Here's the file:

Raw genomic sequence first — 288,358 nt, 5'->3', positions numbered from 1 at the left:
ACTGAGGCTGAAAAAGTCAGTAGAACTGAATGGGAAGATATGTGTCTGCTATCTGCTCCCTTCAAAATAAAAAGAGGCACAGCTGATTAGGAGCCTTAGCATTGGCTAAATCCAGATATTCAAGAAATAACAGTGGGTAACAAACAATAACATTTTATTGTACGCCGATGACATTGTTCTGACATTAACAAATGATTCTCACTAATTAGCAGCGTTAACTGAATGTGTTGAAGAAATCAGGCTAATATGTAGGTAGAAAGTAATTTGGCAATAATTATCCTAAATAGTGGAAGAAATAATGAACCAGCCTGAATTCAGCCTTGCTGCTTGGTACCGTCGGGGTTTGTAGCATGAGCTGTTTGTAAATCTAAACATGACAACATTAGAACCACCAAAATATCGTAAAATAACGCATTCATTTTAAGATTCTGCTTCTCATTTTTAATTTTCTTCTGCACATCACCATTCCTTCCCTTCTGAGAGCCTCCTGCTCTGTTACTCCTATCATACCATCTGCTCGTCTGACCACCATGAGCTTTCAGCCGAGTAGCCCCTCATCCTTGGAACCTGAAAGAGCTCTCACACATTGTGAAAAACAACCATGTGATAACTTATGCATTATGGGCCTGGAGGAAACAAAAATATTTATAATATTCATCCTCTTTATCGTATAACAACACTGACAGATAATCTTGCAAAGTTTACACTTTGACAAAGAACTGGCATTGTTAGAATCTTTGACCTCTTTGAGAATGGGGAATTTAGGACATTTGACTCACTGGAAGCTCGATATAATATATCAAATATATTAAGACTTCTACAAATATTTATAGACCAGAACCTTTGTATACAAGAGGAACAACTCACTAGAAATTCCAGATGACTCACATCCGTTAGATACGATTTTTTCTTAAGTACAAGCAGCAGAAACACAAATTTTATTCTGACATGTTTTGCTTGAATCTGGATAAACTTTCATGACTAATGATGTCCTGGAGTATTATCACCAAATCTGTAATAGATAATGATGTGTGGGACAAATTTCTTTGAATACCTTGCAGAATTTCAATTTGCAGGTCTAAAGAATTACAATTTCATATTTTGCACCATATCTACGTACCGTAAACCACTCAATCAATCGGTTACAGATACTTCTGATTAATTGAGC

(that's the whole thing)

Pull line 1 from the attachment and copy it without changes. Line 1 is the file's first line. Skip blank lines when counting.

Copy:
Raw genomic sequence first — 288,358 nt, 5'->3', positions numbered from 1 at the left: